In this article, we simulate traveling liquid slugs in conduits, as they may occur in systems carrying high-pressure steam. We consider both horizontal and inclined pipes in which the slug is accelerated by a suddenly applied pressure gradient, while at the same time, gravity and friction work in the opposite direction. This causes a steep slug front and an extended slug tail. The shapes of front and tail are of interest since they determine the forces exerted on bends and other obstacles in the piping system. The study also aims at improving existing one-dimensional (1D) models. A hybrid model is proposed that enables us to leave out the larger inner part of the slug. It was found that the hybrid model speeds up the two-dimensional (2D) computations significantly, while having no adverse effects on the shapes of the slug's front and tail.

Commentary by Dr. Valentin Fuster
J. Pressure Vessel Technol. 2017;139(6):061302-061302-7. doi:10.1115/1.4037717.

The simple tube and channel theoretical model for fluidelastic instability (FEI) in tube arrays, as developed by Hassan and Weaver, has been used to study the effects of pitch ratio and mass ratio on the critical velocity of parallel triangular tube arrays. Simulations were carried out considering fluidelastic forces in the lift and drag directions independently and acting together for cases of a single flexible tube in a rigid array and a fully flexible kernel of seven tubes. No new empirical data were required using this model. The direction of FEI as well as the relative importance of fluid coupling of tubes was studied, including how these are affected by tube pitch ratio and mass ratio. The simulation predictions agree reasonably well with available experimental data. It was found that parallel triangular tube arrays are more vulnerable to streamwise FEI when the pitch ratio is small and the mass-damping parameter (MDP) is large.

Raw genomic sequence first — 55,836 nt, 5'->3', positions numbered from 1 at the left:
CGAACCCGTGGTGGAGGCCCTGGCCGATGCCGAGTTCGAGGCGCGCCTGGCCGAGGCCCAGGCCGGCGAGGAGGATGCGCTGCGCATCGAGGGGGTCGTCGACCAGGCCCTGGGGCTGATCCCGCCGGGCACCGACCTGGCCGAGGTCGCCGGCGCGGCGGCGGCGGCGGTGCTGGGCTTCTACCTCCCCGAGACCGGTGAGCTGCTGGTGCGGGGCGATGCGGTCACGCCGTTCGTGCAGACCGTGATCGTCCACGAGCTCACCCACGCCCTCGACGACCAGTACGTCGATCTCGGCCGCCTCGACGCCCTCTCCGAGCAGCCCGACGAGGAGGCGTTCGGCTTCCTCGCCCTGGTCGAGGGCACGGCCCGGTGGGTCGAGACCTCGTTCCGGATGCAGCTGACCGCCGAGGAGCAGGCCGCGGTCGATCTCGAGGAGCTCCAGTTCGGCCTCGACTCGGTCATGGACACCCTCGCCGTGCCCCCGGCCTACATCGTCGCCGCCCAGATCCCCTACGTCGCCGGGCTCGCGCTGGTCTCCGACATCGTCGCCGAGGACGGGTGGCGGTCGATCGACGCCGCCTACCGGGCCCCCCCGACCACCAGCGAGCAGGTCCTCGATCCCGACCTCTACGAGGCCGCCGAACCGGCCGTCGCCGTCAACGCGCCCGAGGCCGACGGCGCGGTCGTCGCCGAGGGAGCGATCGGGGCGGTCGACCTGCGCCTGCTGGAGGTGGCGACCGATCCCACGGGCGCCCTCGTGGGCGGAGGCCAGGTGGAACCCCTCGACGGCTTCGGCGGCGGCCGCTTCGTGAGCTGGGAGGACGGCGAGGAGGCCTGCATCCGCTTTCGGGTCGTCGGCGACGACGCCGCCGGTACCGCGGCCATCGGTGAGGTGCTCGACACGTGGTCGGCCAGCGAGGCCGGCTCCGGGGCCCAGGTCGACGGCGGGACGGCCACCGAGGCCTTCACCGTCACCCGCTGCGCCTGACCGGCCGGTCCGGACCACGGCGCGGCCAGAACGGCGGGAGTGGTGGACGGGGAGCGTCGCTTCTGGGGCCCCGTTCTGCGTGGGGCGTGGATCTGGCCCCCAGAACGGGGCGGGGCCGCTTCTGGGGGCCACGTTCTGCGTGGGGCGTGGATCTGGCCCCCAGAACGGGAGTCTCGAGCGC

Commentary by Dr. Valentin Fuster

Research Papers: Materials and Fabrication

J. Pressure Vessel Technol. 2017;139(6):061401-061401-10. doi:10.1115/1.4036852.

Interaction of fundamental torsional ultrasonic pipe guided mode T(0, 1) from defects caused by induction pressure welding (IPW) process is studied using three-dimensional (3D) finite element (FE) analysis validated by experiments. Defects are assumed as cross-sectional notches along the weld bond-line, and both surface-breaking and embedded features are considered. Results show that T(0, 1) mode reflection from weld defects is strongly influenced by features of the weld itself. However, with supplementary results such as the mode-converted flexural F(1, 3) and F(1, 2) modes and circumferential variation of T(0, 1) reflection, there is potential for an effective screening solution.